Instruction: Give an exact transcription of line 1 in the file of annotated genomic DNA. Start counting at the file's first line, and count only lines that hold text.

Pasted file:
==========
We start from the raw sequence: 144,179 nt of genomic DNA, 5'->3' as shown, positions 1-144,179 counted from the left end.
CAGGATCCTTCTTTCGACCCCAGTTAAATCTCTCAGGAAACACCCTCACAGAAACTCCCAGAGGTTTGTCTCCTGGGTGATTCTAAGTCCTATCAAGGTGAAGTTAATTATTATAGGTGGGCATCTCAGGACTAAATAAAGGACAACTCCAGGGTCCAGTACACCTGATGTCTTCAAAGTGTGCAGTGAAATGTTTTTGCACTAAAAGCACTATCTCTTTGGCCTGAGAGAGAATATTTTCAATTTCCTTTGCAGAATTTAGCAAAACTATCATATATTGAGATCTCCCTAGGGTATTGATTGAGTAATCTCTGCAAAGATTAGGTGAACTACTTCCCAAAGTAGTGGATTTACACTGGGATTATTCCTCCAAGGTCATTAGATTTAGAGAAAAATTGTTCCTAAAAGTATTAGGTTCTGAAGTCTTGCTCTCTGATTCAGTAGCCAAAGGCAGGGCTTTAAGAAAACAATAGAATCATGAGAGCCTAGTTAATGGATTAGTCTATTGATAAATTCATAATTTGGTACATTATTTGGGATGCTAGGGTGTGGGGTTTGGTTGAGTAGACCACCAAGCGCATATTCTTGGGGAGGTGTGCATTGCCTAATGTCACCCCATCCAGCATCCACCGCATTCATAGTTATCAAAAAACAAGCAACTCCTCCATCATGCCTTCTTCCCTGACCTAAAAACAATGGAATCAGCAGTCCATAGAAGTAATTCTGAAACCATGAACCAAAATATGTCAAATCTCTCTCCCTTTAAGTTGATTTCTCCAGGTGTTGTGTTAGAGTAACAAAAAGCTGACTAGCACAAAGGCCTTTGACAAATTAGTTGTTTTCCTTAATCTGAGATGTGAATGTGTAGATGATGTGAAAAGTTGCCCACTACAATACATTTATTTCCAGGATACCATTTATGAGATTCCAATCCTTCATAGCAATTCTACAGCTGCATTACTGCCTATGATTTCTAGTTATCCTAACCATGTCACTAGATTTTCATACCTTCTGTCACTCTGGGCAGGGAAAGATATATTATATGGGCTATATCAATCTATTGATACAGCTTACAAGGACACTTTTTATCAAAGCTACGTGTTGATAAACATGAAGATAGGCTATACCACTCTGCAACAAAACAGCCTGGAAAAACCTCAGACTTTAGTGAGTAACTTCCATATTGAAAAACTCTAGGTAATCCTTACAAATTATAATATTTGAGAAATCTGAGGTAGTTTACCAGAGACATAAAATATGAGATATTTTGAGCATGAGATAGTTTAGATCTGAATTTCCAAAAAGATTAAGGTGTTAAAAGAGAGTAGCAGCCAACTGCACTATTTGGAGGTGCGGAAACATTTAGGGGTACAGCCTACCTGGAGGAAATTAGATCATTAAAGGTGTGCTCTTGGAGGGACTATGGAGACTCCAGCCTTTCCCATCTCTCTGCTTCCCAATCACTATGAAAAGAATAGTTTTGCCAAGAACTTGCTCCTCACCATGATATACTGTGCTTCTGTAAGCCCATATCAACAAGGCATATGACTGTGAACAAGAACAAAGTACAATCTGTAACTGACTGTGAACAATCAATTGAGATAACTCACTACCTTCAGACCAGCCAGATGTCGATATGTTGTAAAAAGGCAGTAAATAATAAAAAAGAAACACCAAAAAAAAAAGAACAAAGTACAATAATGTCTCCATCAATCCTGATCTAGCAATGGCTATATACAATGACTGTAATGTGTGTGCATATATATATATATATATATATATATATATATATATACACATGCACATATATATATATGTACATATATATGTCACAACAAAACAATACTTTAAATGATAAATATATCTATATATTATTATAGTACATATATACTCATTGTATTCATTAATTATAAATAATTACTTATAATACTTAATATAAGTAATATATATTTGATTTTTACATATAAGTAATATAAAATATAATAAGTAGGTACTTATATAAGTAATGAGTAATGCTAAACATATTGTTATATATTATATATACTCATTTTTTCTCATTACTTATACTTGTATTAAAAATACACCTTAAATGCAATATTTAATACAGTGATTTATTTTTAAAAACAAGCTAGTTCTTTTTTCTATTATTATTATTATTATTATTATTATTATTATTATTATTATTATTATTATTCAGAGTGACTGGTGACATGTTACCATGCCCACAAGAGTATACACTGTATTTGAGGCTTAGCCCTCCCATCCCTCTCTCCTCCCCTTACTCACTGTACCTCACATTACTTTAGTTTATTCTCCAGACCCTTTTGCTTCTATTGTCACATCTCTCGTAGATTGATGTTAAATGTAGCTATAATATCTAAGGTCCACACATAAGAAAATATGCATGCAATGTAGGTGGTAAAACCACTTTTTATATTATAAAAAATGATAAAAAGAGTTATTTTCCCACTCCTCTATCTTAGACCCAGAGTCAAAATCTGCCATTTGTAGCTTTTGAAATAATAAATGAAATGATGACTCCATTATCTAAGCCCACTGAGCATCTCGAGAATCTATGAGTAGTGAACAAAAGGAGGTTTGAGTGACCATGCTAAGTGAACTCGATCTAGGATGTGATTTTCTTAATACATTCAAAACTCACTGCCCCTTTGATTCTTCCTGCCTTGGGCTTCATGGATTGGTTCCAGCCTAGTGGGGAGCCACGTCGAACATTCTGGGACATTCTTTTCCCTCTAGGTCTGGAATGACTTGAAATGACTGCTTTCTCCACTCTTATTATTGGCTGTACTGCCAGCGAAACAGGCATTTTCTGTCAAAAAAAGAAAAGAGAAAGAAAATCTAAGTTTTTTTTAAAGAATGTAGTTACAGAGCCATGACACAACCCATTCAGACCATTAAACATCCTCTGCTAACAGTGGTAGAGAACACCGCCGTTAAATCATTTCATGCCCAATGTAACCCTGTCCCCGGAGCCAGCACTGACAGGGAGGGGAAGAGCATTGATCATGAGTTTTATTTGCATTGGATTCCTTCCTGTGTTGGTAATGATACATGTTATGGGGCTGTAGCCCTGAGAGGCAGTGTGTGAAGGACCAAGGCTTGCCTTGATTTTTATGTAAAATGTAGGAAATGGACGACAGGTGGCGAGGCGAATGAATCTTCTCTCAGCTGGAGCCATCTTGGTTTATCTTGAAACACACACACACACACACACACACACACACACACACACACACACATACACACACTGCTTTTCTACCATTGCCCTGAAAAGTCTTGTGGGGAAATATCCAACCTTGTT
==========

We start from the raw sequence: 144,179 nt of genomic DNA, 5'->3' as shown, positions 1-144,179 counted from the left end.